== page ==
Even 20 years later, Space Channel 5 remains one of the most unique games to release on SEGA’s final console, the under-appreciated SEGA Dreamcast. From its unique setting and wacky concept within the titular news station in a retro-future space station as you take control of Ulala as she simultaneously reports on the news and battles an alien race known as the Morolians, its a game that almost perfectly surmises SEGA’s experimental, off-the-weal creativity of the late 1990s and early 2000s, a game which stood alongside other experimental yet still-beloved titles like Jet Set Radio and Crazy Taxi. Though the character of Ulala never went away, making several cameo appearances in other SEGA titles, the game series has been dormant ever since its sequel for the PS2 in 2002. It’s the reason why it was welcome to hear that Space Channel 5 would return via VR, but after getting a hands-on with a demo of the title at Tokyo Games Show earlier this month, has the wait for the series’ return been worth it?
Rather than calling Space Channel 5 VR a remake of the original game, it would be better to consider the virtual reality experience a reimagining of the series, this time not being developed in house but by the Japanese independent team Grounding Inc.. Saying that, many of the original game’s creators are involved in this new VR project, including Takumi Yoshinaga, who was a designer who worked on the original title. Mineko Okamura, who also worked on the original two Space Channel 5 games over on the Dreamcast and PlayStation 2, heads the company and is also involved in the project. Many of the team over at Grounding Inc. have experience with the original titles that have been applied to the development of this new experience.
You can feel their influence in the brief 15-minute demo on display at the event for Space Channel 5 VR, as well. Slipping on the PlayStation VR headset and entering the space station setting of the game felt less like journeying to a new place and more like a nostalgic welcome home. While it definitely felt like a new experience (and not just because your previously-more-rigid viewpoint of events was gone as you now had the ability to freely look around the world around you and see what’s going on beyond your old field of view), it had a warm and inviting, familiar feeling. The mood of the original experience and the neon-bright color scheme remain easily identifiable even today, and this VR experience managed to avoid feeling like a pale imitation of the atmosphere that helped make those titles so much fun and instead like a true successor in the image of those previous games.
The demo begins with a brief tutorial that explains the game’s controls as it encourages you to move your entire body and the Move controllers in each hand to dance to the beat, and it’s from this point you immediately notice the differences. Rather than control Ulala the game puts you into the shoes of two new recruits working alongside her. Once the tutorial ends things quickly escalate as the aliens invade, forcing you to work with Ulala to defeat the aliens through the power of dance, this time directly involving yourself in the action through motion controls and VR.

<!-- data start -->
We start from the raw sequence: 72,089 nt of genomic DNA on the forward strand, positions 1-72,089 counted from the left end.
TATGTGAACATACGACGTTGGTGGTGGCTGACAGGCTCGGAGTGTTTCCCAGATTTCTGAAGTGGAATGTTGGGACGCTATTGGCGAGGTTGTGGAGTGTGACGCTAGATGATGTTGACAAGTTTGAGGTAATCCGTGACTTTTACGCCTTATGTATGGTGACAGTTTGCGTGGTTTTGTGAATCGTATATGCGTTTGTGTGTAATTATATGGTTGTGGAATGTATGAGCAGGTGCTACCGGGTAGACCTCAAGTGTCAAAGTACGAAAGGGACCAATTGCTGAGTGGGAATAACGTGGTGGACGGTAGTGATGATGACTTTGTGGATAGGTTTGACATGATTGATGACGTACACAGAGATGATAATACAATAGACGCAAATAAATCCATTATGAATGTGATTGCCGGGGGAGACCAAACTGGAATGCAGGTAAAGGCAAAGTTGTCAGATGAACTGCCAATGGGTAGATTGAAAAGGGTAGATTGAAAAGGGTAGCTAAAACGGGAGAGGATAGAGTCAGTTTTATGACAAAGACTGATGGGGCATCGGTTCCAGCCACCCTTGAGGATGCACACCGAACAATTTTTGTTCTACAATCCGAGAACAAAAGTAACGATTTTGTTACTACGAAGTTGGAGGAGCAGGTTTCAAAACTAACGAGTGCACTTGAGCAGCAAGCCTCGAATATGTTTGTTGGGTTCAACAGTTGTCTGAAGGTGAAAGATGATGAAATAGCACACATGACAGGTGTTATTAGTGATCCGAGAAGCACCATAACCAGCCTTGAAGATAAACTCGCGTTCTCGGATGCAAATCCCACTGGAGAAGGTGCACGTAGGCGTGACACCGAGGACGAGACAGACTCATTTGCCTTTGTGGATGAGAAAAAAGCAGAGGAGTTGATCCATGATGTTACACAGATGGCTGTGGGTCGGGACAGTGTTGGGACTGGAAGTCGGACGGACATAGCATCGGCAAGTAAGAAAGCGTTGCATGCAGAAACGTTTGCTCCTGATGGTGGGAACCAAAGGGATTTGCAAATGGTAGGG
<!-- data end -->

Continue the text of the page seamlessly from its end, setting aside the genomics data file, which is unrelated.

This is the general gist of the entire experience, really, or at least, what the 15-minute demo we were given to play showcased. As time went on the moves you were asked to replicate became more and more complicated, but aside from that, you’re doing the same thing throughout the entire experience, dance to the beat. This is far from a bad thing, though, as the dancing is engaging and fun, and I could certainly see this game not only being fun in its own right but being an interesting method of keeping fit through replaying and replicating the dances and refining your movements in order to try and reach a 100% perfect score. The game is also more engaging this way, in my view, as you’re way more involved in the action that’s going on around you rather than acting as an observer hitting buttons on a controller. It’s experiences like this where you begin to truly see the value of VR as a complement to standard gaming experiences, offering an experience that can only really be optimally achieved through that environment.
The music, on top, is catchy and compliments the original game’s soundtrack and style of the game as a whole. Throughout the entire demo I found myself enjoying myself and smiling, and based on the video of my experience a kind member of staff recorded of me, oblivious to how silly I looked to the world around me.
That’s not to say the experience was perfect. The controllers did fail to properly register my movements at times, though it’s difficult to judge whether this is an issue with the game or the brightly-lit and busy environment I was demoing the game within, while there are the obvious fears regarding length and whether the experience will begin to feel repetitive. As a whole though, I had a blast with this Space Channel 5 VR demo and can easily see this becoming a potentially essential purchase for those with PlayStation VR. Provided the issues I had with the controls are ironed out before the final release, that is.
Welcome back Space Channel 5. It’s been too long.
You can find out more about Space Channel 5 VR over on the game’s official website.